Medication adherence in multiple sclerosis: a model for other chronic diseases?

Project number: 
Approval date: 
Monday, January 30, 2017
Principal Investigator: 
University of British Columbia (UBC)
Funding Agency: 
Canadian Institutes of Health Research(CIHR)
Datasets requested: 
Hospital Separations (BC Ministry of Health)
consolidation - census geocodes
Deaths (BC Vital Statistics Agency)
MSP Registration & Premium Billing(BC Ministry of Health)
Consolidation - demographic (Ministry of Health)
Medical Services Plan (BC Ministry of Health)
Consolidation registry (Ministry of Health)
Research objective: 

Our previous work has shown that adherence to the disease-modifying therapies (DMTs) for multiple sclerosis (MS) is higher than what has been reported in other chronic diseases. Our hypothesis is that the specialized management provided to patients prescribed DMTs, which includes support from drug nurses, produces higher adherence. As such, our ultimate goal is to investigate if the management of MS can be used as a model for improving adherence in other chronic conditions. However, the first step in meeting this larger goal is to confirm and extend our initial findings by comparing adherence in MS to other comparable diseases using equivalent methods and population-based samples. Second, to further test our hypothesis that it is the specialized management of DMTs, and not patient or disease-specific factors impacting adherence, we will compare adherence to DMT and non-DMT medications within individuals with MS.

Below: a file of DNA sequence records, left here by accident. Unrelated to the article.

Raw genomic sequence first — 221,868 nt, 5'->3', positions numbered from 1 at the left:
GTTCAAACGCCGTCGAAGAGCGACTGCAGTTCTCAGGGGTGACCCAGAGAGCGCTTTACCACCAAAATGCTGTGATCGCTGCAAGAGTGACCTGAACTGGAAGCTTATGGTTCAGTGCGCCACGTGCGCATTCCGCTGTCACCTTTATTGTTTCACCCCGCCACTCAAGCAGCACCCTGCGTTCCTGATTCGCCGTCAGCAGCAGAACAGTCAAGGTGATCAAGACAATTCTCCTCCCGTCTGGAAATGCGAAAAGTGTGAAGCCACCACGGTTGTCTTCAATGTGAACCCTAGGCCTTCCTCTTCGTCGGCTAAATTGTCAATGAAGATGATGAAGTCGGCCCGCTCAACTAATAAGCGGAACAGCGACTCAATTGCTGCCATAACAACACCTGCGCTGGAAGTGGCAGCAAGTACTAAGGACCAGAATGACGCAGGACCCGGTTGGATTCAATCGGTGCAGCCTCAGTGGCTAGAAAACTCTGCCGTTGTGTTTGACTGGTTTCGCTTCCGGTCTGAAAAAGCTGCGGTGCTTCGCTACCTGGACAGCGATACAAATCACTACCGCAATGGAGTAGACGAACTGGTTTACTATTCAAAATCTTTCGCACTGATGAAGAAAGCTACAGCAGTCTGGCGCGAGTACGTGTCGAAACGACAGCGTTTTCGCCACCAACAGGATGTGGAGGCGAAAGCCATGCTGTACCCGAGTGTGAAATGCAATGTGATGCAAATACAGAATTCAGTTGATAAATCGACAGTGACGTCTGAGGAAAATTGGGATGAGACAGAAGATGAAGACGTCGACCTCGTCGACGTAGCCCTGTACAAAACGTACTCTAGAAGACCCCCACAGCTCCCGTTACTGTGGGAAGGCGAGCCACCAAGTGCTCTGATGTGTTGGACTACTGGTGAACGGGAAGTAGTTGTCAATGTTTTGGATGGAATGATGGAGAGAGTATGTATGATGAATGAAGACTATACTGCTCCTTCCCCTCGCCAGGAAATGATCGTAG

Specific Objectives

Objective 1. Compare medication adherence to DMTs in MS with other chronic conditions using population-based cohorts (between cohort comparisons).
Hypothesis: Adherence will be higher in MS than other chronic diseases (rheumatoid arthritis, epilepsy, Parkinson disease). Sociodemographic factors will not be consistently associated with adherence.

Objective 2. Compare adherence to DMTs with chronic non-DMT medications in the MS cohort (within subject comparison).
Hypothesis: Adherence will be lower for non-DMT medications (statins, antihypertensives, and thyroid replacement) than for the DMTs. That is, higher adherence in MS is drug (i.e. management of the drug) specific, and not influenced by patient or disease factors.


Outcomes are the same for both study objectives:

Primary Outcome:
Optimal adherence to drug therapy after the first year. The first year was chosen as it is known to be a high risk period for non-adherence.

Secondary Outcomes:
Optimal adherence to drug therapy at yearly intervals (up to 5 years)
Discontinuation of drug therapy (i.e. no further dispensations): a) after the first dispensation, and b) within the first year.

Page last revised: September 2, 2019